How did behaviorism become such a dominant theoretical basis for education and training in the United States?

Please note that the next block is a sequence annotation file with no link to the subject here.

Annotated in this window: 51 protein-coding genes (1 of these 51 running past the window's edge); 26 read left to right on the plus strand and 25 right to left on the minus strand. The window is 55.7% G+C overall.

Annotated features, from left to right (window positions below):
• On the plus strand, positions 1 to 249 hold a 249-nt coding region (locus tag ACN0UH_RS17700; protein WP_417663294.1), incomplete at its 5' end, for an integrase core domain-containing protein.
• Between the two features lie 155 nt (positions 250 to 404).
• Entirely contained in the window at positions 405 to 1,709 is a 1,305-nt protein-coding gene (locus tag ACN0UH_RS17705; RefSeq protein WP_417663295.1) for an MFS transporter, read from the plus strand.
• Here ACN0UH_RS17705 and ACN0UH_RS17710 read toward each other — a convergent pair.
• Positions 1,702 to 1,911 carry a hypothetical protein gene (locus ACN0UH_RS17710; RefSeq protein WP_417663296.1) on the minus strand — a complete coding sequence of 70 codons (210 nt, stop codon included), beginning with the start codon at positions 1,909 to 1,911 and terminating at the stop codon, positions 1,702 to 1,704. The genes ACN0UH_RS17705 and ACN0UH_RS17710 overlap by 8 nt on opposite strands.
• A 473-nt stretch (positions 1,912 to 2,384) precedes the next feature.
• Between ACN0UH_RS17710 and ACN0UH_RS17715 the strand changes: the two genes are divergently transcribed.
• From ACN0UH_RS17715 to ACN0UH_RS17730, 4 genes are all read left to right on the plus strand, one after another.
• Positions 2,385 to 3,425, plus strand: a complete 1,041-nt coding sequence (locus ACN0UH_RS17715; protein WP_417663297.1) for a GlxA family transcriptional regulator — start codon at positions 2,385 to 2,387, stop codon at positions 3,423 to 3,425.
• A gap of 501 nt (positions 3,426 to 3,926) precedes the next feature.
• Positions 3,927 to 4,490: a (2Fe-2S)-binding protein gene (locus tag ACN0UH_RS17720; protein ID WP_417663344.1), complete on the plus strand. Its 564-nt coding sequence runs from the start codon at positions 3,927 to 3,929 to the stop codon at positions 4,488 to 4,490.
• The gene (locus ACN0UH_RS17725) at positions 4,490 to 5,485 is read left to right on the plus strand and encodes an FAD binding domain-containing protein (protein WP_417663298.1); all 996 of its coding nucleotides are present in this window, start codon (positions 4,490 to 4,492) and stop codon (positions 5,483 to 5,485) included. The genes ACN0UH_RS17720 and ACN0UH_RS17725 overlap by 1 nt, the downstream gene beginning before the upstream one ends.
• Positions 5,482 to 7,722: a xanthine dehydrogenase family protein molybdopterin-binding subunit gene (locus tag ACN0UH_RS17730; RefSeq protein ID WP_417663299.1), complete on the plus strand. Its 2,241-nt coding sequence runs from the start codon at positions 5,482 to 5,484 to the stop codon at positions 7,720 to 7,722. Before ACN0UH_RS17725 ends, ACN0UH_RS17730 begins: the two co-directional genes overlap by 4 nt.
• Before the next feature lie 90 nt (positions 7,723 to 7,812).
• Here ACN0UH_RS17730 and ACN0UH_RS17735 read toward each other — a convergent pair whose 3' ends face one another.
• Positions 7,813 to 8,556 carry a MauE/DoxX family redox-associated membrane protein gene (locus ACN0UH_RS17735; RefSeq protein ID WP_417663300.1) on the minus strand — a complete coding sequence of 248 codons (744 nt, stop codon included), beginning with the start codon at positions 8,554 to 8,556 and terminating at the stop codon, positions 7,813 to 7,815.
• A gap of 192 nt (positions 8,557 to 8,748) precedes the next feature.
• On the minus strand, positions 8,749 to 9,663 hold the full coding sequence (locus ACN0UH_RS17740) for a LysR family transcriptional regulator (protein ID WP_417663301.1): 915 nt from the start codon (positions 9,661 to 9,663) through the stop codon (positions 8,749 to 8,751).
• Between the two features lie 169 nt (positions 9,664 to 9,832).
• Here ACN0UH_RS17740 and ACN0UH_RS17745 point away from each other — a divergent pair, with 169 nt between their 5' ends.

Part 1How did behaviorism become such a dominant theoretical basis for education and training in the United States?What do you think is changing in the way people think about others and their learning?Why do you think that there seems to be so many lecture courses in schools and in training? Is this good or bad?How might consideration of theories in the instructional design process affect such courses?Do you think that a tendency to use a behavioral approach in learning and teaching might have something to do with an instructor’s desire to keep control over the classroom and the learning pace and activity? Why or why not?How do behaviorists make the logical transition in their thinking from experiments on pigeons, rats, dogs, and apes to conclusions about human learning?Illustrate your discussions with examples.Part 2The scientific or positivist philosophy of education argues that knowledge can be discovered and constructed scientifically. Positivists assume that people can discover the truth about the world and that everyone needs to work toward knowledge of the same, ultimate truth, regardless of the topic or field of study. Discuss the following:In what ways does behaviorist theory support this philosophy?Part 3What can cause instability and dissonance in human behavior?How do disturbances in equilibrium generate opportunities for learning?How do you reconcile the idea that constructivism results in a subjective reality when most teachers and trainers are charged with delivery of fixed, prescribed information and ideas?Can both approaches be accomplished in a class?How might you use constructivism in designing a general science class for eighth graders? Why? How?Part 4Do you think that designers and teachers should generate discomfort in young students, encouraging the process that Piaget called equilibration?How do instructional designers and teachers incorporate methods in courses that promote equilibration?How do instructors and designers help young students achieve accommodation?How do you think that this idea relates to adult learning theory, as stated by Malcolm Knowles in the principles of andragogy?How do the theoretical similarities play out in considering the design of instruction for adults?Are both theories related to constructivism? Why or why notPart 5What does education literature offer as some of the key factors that usually serve as motivation for adult learners to return to school?What should the balance be between self-motivation and external motivation in online education?What does the literature say about these internal and external motivations in online learning?How important is cognitive load theory when considering learner motivation, whether childhood learners or adults?Part 6You are preparing to teach a 14-week course in business writing at the local penitentiary. How might you incorporate the principles of self-regulation into your instruction and into your assessment and evaluation of participants?How do you relate the theory of self-efficacy to self-regulation and self-motivation in high school educational settings?How might you have to take self-efficacy and self-perception into account if you are designing a classroom course for learners who will be in a mixed class of factory assembly workers, supervisors, and midlevel managers?What obstacles can you see in trying to help eighth-graders learn the use of self-reflection in their learning processes?